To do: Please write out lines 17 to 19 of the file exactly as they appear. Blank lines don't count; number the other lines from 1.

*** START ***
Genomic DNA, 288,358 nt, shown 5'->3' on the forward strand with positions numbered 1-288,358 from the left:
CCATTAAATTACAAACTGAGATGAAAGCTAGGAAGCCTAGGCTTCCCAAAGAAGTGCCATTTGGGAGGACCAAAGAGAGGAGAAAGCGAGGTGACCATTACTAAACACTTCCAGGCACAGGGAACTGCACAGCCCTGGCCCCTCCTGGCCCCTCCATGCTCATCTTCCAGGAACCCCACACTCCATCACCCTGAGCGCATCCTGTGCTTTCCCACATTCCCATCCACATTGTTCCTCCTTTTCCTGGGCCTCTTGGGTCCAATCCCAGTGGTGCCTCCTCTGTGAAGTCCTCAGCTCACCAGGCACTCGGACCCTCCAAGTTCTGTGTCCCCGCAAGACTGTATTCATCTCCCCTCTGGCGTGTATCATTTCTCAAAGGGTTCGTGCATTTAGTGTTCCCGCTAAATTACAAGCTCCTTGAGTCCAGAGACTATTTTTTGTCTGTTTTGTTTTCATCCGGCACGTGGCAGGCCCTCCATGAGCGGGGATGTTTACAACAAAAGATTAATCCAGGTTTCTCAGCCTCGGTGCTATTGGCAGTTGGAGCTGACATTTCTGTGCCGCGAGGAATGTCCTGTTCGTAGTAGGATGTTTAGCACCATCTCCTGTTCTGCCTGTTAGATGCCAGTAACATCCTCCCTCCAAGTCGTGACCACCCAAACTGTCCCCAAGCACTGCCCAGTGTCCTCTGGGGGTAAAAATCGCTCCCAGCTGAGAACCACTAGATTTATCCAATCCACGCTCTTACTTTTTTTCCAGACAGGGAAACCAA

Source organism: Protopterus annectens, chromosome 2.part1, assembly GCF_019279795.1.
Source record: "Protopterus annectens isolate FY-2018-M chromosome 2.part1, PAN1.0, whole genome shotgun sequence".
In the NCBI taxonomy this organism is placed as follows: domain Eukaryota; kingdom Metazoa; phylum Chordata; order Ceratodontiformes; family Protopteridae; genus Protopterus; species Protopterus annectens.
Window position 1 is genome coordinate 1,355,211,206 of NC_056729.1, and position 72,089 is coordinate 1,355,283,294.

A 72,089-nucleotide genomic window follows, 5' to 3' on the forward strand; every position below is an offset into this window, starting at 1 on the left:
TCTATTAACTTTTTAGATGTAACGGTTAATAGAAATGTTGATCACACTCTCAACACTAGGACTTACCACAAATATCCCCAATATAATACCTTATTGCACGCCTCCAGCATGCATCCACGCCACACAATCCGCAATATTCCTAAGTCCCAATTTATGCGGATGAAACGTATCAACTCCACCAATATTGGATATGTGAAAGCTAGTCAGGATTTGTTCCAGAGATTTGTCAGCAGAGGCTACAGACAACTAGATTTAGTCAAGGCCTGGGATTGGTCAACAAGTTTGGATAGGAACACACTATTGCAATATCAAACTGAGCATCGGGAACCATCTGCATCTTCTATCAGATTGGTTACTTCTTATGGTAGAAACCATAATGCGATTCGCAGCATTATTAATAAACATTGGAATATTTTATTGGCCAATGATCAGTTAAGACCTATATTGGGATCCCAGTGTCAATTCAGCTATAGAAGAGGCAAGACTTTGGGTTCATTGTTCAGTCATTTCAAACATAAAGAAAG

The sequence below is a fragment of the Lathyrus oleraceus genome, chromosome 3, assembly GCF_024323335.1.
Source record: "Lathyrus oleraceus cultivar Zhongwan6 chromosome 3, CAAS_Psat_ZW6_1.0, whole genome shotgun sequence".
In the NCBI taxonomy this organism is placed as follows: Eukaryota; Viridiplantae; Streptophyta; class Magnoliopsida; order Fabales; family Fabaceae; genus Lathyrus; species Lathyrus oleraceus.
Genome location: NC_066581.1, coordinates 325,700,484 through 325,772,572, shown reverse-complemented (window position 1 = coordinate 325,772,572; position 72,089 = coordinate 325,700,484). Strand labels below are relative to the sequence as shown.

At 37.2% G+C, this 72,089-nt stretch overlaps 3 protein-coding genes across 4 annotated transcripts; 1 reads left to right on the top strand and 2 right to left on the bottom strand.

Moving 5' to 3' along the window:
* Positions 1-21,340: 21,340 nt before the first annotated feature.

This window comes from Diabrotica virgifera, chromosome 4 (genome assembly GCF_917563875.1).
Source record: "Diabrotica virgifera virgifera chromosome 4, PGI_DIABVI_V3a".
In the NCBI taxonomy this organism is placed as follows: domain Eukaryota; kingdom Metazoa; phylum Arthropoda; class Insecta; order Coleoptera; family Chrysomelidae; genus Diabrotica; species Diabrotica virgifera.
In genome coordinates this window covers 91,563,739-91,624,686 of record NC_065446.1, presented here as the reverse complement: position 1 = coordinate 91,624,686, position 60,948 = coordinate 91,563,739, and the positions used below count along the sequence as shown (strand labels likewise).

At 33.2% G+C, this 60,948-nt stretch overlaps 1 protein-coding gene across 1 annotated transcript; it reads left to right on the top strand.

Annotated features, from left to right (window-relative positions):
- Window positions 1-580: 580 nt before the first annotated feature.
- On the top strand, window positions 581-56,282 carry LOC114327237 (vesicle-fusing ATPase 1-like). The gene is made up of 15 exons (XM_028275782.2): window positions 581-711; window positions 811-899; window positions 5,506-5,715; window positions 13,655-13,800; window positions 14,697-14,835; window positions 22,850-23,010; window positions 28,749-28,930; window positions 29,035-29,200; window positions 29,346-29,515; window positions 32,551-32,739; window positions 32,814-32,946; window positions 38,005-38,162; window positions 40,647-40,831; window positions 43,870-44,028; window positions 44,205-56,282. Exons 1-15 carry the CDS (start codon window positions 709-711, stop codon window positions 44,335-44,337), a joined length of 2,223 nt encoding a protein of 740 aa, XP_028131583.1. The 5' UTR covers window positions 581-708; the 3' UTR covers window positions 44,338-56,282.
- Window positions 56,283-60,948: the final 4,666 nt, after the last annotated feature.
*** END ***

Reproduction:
Source record: "Diabrotica virgifera virgifera chromosome 4, PGI_DIABVI_V3a".
In the NCBI taxonomy this organism is placed as follows: domain Eukaryota; kingdom Metazoa; phylum Arthropoda; class Insecta; order Coleoptera; family Chrysomelidae; genus Diabrotica; species Diabrotica virgifera.
In genome coordinates this window covers 91,563,739-91,624,686 of record NC_065446.1, presented here as the reverse complement: position 1 = coordinate 91,624,686, position 60,948 = coordinate 91,563,739, and the positions used below count along the sequence as shown (strand labels likewise).